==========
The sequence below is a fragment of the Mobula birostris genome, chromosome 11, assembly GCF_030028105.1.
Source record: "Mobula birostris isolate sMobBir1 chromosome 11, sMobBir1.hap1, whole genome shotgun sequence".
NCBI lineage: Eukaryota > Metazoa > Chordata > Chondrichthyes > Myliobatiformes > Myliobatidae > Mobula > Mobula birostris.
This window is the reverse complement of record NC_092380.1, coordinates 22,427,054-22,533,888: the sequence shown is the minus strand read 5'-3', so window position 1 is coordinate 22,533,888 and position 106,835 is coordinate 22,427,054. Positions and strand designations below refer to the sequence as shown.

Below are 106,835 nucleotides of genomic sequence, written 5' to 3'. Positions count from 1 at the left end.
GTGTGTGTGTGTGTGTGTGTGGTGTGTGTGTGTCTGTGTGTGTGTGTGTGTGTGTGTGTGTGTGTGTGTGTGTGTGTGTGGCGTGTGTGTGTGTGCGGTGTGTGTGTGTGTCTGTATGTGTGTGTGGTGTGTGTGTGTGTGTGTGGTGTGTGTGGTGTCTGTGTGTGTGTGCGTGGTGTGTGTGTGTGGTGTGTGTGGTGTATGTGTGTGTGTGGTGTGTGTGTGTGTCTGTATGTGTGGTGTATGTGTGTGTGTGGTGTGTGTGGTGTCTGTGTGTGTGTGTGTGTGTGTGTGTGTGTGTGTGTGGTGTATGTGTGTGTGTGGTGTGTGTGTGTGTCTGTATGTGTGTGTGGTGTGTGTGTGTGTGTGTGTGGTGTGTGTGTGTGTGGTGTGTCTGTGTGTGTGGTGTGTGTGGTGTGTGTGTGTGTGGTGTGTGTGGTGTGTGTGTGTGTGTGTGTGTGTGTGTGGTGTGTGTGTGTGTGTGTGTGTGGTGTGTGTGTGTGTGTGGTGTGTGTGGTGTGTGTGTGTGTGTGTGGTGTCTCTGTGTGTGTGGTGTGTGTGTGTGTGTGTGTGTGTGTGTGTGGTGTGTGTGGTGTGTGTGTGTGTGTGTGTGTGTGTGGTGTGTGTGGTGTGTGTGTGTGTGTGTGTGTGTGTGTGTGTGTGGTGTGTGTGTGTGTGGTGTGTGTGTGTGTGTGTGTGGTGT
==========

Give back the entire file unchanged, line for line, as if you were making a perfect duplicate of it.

The sequence below is a fragment of the Mobula birostris genome, chromosome 11, assembly GCF_030028105.1.
Source record: "Mobula birostris isolate sMobBir1 chromosome 11, sMobBir1.hap1, whole genome shotgun sequence".
NCBI lineage: Eukaryota > Metazoa > Chordata > Chondrichthyes > Myliobatiformes > Myliobatidae > Mobula > Mobula birostris.
This window is the reverse complement of record NC_092380.1, coordinates 22,427,054-22,533,888: the sequence shown is the minus strand read 5'-3', so window position 1 is coordinate 22,533,888 and position 106,835 is coordinate 22,427,054. Positions and strand designations below refer to the sequence as shown.

Below are 106,835 nucleotides of genomic sequence, written 5' to 3'. Positions count from 1 at the left end.
GTGTGTGTGTGTGTGTGTGTGGTGTGTGTGTGTCTGTGTGTGTGTGTGTGTGTGTGTGTGTGTGTGTGTGTGTGTGTGTGGCGTGTGTGTGTGTGCGGTGTGTGTGTGTGTCTGTATGTGTGTGTGGTGTGTGTGTGTGTGTGTGGTGTGTGTGGTGTCTGTGTGTGTGTGCGTGGTGTGTGTGTGTGGTGTGTGTGGTGTATGTGTGTGTGTGGTGTGTGTGTGTGTCTGTATGTGTGGTGTATGTGTGTGTGTGGTGTGTGTGGTGTCTGTGTGTGTGTGTGTGTGTGTGTGTGTGTGTGTGTGGTGTATGTGTGTGTGTGGTGTGTGTGTGTGTCTGTATGTGTGTGTGGTGTGTGTGTGTGTGTGTGTGGTGTGTGTGTGTGTGGTGTGTCTGTGTGTGTGGTGTGTGTGGTGTGTGTGTGTGTGGTGTGTGTGGTGTGTGTGTGTGTGTGTGTGTGTGTGTGGTGTGTGTGTGTGTGTGTGTGTGGTGTGTGTGTGTGTGTGGTGTGTGTGGTGTGTGTGTGTGTGTGTGGTGTCTCTGTGTGTGTGGTGTGTGTGTGTGTGTGTGTGTGTGTGTGTGGTGTGTGTGGTGTGTGTGTGTGTGTGTGTGTGTGTGGTGTGTGTGGTGTGTGTGTGTGTGTGTGTGTGTGTGTGTGTGTGGTGTGTGTGTGTGTGGTGTGTGTGTGTGTGTGTGTGGTGT